Published Online: January 23, 2002
Published in Print: January 23, 2002, as Take Note

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When 5th grader Mark Schlotterback began the school year, he never knew just how well the mail could get around, especially if you send it by balloon.

Mark and about 50 other students and adults from various schools in St. Paul, Minn., participated in the St. Matthew's Lutheran Church's annual balloon lift last fall. Participants were given balloons with postcards attached that stated their names, locations, and a request to return the postcards if they happened to be found outside the state.

Mark's balloon carried his postcard not just out of state, however. It went nearly 4,600 miles to the Czech Republic, where it was discovered by a university student.

Church officials, who began sponsoring the event several years ago as a way for schoolchildren to celebrate the beginning of each new school year, were astounded when the card was returned in November.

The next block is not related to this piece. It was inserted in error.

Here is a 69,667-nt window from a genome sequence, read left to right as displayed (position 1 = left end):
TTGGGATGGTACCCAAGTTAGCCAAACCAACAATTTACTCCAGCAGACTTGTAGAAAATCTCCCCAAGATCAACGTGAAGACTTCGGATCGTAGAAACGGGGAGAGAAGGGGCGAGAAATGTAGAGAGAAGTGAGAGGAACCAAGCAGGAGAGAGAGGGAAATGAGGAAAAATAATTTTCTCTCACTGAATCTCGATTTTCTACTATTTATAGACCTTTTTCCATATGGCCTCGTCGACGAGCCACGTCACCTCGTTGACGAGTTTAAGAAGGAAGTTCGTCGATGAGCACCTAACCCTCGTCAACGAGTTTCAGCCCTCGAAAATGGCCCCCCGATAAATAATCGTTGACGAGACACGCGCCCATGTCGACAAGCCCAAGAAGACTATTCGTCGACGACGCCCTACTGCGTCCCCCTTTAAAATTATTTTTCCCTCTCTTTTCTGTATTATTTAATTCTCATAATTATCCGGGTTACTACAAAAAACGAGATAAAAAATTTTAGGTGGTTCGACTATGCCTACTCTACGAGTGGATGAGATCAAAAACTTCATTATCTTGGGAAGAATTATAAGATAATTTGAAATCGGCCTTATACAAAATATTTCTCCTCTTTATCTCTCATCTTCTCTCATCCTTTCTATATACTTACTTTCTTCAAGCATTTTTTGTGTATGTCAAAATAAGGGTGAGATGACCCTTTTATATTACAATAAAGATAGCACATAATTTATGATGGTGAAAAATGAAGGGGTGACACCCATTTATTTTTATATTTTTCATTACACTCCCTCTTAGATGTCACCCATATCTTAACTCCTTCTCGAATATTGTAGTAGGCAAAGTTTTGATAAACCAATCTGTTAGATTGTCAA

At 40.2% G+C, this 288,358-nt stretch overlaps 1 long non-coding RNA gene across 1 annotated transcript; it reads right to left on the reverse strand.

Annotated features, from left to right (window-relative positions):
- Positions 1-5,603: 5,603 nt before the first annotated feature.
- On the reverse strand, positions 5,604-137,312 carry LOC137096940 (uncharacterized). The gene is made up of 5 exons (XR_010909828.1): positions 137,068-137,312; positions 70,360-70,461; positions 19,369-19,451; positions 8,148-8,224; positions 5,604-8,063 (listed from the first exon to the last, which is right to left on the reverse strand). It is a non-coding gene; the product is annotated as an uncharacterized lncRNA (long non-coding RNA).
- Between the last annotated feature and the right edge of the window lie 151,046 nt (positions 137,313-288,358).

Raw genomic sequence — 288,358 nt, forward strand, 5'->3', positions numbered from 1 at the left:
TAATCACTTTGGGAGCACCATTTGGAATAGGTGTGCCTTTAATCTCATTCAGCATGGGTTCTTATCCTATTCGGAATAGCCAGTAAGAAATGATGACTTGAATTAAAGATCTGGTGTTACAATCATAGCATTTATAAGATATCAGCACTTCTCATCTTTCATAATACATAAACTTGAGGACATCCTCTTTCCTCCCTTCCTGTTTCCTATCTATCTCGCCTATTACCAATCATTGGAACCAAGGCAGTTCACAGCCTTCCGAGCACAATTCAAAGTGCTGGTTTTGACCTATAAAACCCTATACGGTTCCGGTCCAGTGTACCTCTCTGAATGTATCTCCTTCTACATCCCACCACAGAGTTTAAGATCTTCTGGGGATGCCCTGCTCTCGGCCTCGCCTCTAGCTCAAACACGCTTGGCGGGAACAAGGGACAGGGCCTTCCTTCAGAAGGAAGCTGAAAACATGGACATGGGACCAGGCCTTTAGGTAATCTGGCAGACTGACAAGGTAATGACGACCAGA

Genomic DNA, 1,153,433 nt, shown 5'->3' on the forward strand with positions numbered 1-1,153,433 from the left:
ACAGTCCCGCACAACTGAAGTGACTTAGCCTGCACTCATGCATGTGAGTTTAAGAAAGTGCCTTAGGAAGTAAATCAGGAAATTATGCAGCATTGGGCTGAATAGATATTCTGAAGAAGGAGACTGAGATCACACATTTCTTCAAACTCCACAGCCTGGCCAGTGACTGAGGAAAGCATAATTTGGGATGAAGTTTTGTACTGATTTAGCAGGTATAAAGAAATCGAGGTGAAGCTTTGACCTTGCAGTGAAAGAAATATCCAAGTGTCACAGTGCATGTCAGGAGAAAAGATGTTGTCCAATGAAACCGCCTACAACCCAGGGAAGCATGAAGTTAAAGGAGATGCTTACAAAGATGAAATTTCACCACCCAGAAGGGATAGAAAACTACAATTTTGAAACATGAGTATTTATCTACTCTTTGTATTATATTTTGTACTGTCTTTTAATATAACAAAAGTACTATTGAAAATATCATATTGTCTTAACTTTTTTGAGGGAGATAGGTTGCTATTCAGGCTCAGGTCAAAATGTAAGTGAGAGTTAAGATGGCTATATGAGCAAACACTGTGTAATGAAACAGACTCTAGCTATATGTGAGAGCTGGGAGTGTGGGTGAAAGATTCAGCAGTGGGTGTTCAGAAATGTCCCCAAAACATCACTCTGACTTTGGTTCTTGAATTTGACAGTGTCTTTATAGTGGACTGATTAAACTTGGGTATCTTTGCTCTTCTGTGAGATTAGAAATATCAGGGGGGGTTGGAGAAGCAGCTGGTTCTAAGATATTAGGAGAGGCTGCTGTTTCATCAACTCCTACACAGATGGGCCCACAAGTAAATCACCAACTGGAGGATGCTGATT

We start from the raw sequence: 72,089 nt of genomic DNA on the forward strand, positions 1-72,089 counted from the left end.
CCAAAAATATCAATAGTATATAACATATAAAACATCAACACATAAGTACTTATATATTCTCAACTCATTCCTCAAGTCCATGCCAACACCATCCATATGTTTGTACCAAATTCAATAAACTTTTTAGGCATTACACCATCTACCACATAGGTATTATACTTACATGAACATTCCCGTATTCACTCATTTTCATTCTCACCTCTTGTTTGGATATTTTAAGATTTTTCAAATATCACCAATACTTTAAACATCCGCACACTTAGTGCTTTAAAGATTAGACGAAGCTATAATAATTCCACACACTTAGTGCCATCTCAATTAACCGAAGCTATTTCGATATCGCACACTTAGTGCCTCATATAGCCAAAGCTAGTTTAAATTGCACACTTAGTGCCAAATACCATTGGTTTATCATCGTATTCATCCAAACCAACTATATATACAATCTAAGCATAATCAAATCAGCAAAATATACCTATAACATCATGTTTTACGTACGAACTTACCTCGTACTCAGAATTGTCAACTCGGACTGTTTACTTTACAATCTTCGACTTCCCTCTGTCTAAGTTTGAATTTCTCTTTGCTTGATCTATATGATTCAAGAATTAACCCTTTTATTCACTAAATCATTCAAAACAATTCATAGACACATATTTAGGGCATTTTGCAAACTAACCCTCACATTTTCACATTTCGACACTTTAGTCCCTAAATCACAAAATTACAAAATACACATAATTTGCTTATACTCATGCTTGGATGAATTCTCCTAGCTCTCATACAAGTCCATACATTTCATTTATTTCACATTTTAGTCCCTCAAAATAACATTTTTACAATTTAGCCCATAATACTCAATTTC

"We've had a few cards returned from Wisconsin," said the Rev. Grant Stevenson, St. Matthew's pastor. "But most just end up floating around the city."

As amazing as it seems, local meteorologists told church officials that the balloon could have made the journey if high winds carried it into the path of the jet stream, which then pushed the balloon across the Atlantic and into Moravia, a Czech region.

Jan Kratky, the 21-year old Palacky University student who found the card while out for a walk, was amazed by balloon's unlikely trek, too.

"He wrote a nice letter back to Mark that said if this was a contest, it must surely be over now" because Mark was the winner hands-down, the pastor said. Mr. Stevenson said that he has been surprised by the attention the incident has received.

The balloon's odyssey has had another uplifting result: It's created a connection. Not only has it raised 10-year-old Mark's interest in the Czech Republic, but Mark's family also has sent Mr. Kratky, who has never been to the United States, a care package full of postcards and other items describing life in Minnesota.

—Marianne Hurst

Vol. 21, Issue 19, Page 3

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